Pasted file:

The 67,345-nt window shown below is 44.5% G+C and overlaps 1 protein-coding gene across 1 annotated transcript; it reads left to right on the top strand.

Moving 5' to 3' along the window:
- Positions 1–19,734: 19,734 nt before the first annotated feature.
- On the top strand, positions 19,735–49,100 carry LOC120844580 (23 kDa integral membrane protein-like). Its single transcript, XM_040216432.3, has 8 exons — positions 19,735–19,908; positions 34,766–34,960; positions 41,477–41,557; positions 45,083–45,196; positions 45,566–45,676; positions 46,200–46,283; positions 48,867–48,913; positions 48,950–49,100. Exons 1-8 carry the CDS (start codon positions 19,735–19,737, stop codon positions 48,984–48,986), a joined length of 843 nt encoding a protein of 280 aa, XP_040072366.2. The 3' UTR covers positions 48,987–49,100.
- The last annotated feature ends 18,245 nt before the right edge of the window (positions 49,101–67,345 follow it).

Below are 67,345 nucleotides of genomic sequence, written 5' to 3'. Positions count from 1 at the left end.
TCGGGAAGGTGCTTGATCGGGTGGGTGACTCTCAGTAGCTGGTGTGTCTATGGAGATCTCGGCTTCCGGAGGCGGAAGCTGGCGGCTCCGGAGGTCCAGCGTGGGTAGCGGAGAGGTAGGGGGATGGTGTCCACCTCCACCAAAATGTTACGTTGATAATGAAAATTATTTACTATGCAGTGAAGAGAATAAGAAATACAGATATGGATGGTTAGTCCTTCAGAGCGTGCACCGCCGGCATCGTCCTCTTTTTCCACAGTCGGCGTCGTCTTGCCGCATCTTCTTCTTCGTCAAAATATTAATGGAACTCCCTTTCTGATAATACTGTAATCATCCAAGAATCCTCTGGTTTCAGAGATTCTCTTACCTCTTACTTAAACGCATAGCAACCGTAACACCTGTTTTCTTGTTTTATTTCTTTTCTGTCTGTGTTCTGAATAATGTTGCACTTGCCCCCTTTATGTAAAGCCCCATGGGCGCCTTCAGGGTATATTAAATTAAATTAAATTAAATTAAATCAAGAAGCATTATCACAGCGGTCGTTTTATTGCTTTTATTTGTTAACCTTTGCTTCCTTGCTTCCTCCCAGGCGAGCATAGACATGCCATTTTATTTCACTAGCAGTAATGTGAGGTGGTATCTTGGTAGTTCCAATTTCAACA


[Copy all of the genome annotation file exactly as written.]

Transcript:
The 67,345-nt window shown below is 44.5% G+C and overlaps 1 protein-coding gene across 1 annotated transcript; it reads left to right on the top strand.

Moving 5' to 3' along the window:
- Positions 1–19,734: 19,734 nt before the first annotated feature.
- On the top strand, positions 19,735–49,100 carry LOC120844580 (23 kDa integral membrane protein-like). Its single transcript, XM_040216432.3, has 8 exons — positions 19,735–19,908; positions 34,766–34,960; positions 41,477–41,557; positions 45,083–45,196; positions 45,566–45,676; positions 46,200–46,283; positions 48,867–48,913; positions 48,950–49,100. Exons 1-8 carry the CDS (start codon positions 19,735–19,737, stop codon positions 48,984–48,986), a joined length of 843 nt encoding a protein of 280 aa, XP_040072366.2. The 3' UTR covers positions 48,987–49,100.
- The last annotated feature ends 18,245 nt before the right edge of the window (positions 49,101–67,345 follow it).

Below are 67,345 nucleotides of genomic sequence, written 5' to 3'. Positions count from 1 at the left end.
TCGGGAAGGTGCTTGATCGGGTGGGTGACTCTCAGTAGCTGGTGTGTCTATGGAGATCTCGGCTTCCGGAGGCGGAAGCTGGCGGCTCCGGAGGTCCAGCGTGGGTAGCGGAGAGGTAGGGGGATGGTGTCCACCTCCACCAAAATGTTACGTTGATAATGAAAATTATTTACTATGCAGTGAAGAGAATAAGAAATACAGATATGGATGGTTAGTCCTTCAGAGCGTGCACCGCCGGCATCGTCCTCTTTTTCCACAGTCGGCGTCGTCTTGCCGCATCTTCTTCTTCGTCAAAATATTAATGGAACTCCCTTTCTGATAATACTGTAATCATCCAAGAATCCTCTGGTTTCAGAGATTCTCTTACCTCTTACTTAAACGCATAGCAACCGTAACACCTGTTTTCTTGTTTTATTTCTTTTCTGTCTGTGTTCTGAATAATGTTGCACTTGCCCCCTTTATGTAAAGCCCCATGGGCGCCTTCAGGGTATATTAAATTAAATTAAATTAAATTAAATCAAGAAGCATTATCACAGCGGTCGTTTTATTGCTTTTATTTGTTAACCTTTGCTTCCTTGCTTCCTCCCAGGCGAGCATAGACATGCCATTTTATTTCACTAGCAGTAATGTGAGGTGGTATCTTGGTAGTTCCAATTTCAACA